“Here’s the deal, either we believe in the limited liability company or we don’t…
…Tesla’s business model ten years out is more proven today than years ago (they almost failed during the financial crisis), but they also have a LOT more competition today and still aren’t making money, still investing in new and speculative ventures, and constantly having to go back to investors for more capital, to cover their serious cash flow shortages. One mistake or the capital markets closing for firms like this could mean doom for them. Here’s the point, do we want companies to take risks, risks that could cause them to fail or not? You know, there is a lot of risk associated with “doing nothing” too, think Kodak, Xerox, Yahoo, so many more than the Googles, Facebooks, Amazons, and maybe Tesla…..With that said, most entrepreneurs and investors would not take those risks, if they knew they were going to be personally sued and held liable for losses arising from their business judgements, that in hindsight, don’t work out. That is the purpose of the Limited Liability corporation and The Business Judgment Rule, yet in California, federal courts have ruled that corporate officers are not protected by The Business Judgment Rule….that they could be sued for Ordinary Negligence, a very low bar and highly subjective. Think about it, isn’t running a business for ten years, that is reliant on continued funding from the capital markets, because it hasn’t achieved profitability/positive cash flow….negligent? And further, buying other companies (like your relative’s failing solar firm) and investing in new technologies, as opposed to finishing your small car and achieving positive cash flow asap….isn’t that negligent? Just saying….either we want people to take risks with Other People’s Money or we don’t? I think we do, but the California legal system sure doesn’t. How can any good lawyer, for a company like Tesla, allow their officers to place themselves and their families at risk, by being headquartered in California, where the federal courts have ruled they are not protected by The Business Judgment Rule?”, Mike Perry, former Chairman and CEO, IndyMac Bank
John D. Stoll, March 15, 2017, The Wall Street Journal
Tesla Raises Additional Funds for Model 3 Debut
Tesla is offering $250 million in common stock and $750 million in convertible notes due in 2022
Tesla Inc. shares rose 2.3% in after-hours trading. PHOTO: NICOLAS LAMBERT/ZUMA PRESS
By John D. Stoll
Tesla Inc. said it is on track to launch a more affordable car this year, but it needs to raise $1 billion to make sure it happens.
The Silicon Valley electric-vehicle maker said Wednesday it is offering $250 million in common stock and $750 million in convertible notes to strengthen a fragile balance sheet amid a risky ramp-up of Model 3 production. Billed as a cheaper offering by a company known for pricey super cars, the Model 3 is intended to sell in much higher volumes than the current models and compete with more mainstream brands.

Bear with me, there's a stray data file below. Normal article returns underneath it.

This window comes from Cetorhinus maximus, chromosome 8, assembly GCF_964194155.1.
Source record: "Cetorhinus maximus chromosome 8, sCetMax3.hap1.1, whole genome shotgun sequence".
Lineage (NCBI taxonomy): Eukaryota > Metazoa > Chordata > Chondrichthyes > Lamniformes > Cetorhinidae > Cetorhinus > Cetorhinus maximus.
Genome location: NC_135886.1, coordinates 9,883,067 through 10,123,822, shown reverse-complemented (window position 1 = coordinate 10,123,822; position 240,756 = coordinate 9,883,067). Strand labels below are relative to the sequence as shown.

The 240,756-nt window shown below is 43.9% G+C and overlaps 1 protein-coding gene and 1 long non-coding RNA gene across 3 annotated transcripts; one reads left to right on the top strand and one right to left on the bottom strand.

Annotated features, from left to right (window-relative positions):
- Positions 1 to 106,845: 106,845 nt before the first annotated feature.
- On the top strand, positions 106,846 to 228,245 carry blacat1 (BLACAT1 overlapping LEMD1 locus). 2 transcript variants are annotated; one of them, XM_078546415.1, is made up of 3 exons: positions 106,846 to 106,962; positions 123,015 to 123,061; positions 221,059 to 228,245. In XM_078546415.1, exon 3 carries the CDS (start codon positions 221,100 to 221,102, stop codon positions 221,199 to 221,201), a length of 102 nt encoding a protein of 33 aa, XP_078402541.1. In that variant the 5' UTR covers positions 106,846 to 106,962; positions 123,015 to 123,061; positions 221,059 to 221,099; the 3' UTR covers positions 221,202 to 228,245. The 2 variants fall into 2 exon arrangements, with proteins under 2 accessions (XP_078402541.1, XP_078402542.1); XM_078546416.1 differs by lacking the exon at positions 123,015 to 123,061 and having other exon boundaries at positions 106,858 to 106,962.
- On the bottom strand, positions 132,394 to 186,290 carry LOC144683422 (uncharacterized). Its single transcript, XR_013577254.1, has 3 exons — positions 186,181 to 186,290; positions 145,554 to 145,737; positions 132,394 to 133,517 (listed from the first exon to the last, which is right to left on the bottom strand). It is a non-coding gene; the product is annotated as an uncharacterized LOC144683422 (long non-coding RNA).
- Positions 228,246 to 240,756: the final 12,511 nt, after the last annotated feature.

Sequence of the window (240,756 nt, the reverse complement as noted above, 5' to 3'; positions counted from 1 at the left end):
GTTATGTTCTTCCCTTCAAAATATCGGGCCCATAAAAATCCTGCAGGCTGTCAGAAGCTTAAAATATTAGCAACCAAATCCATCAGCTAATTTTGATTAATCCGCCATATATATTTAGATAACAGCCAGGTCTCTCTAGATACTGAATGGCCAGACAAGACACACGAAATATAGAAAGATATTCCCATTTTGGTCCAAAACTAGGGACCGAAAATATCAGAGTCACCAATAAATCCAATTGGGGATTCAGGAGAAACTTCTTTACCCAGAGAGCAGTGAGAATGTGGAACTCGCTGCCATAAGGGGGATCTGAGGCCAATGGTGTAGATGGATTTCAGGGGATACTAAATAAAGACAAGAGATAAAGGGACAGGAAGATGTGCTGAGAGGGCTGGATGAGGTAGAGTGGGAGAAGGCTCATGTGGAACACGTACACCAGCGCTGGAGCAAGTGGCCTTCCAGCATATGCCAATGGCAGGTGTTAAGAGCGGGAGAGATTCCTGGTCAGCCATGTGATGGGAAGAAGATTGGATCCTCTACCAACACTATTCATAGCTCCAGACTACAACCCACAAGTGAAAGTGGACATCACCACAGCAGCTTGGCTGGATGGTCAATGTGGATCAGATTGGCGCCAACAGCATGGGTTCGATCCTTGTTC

Tesla shares gained 2.3% to $261.50 in after-hours trading. Analysts had expected Tesla to seek as much as $2.5 billion in the near-term, citing its inflated market value (which is near Ford Motor Co.’s market capitalization).
Tesla is a perennial money loser, however, notching two profitable quarters since going public early in the decade. Deeply indebted and planning to increase production capacity, the company needs a cushion to move ahead in the capital-intensive auto industry.
Tesla has more than $2 billion due in 2018—a year during which Tesla aims to sell significantly more vehicles than last year. It also plans to continue investing heavily in overhead and product creation in coming years.
The company plans to make 500,000 cars a year by the end of 2018 and 1 million vehicles in 2020. It is a long way off from that mark. Last year, Tesla produced nearly 84,000 vehicles.
Chief Executive Officer Elon Musk signaled the need for more financing last month, a move his company has made several times in recent years even as it has consistently notched year-over-year quarterly revenue increases. Already Tesla’s largest shareholder, Mr. Musk intends to buy about 10% of the common stock Tesla will issue in the public offering.
Mr. Musk has laid out plans for more electric models, including heavier-use products, such as a bus-like vehicle, and a pickup truck. With last year’s acquisition of SolarCity Corp., he is laying the groundwork to turn Tesla into a sustainable energy company offering solar power, batteries and electric vehicles.
The Model 3 project has been in the works for several years. The car is expected to debut with a price tag under $40,000 and achieve far more than 200 miles on a charge, and will compete most directly with General Motors Co.’s Chevrolet Bolt.
Appeared in the Mar. 16, 2017, print edition as ‘Tesla Cash Call: $1 Billion.’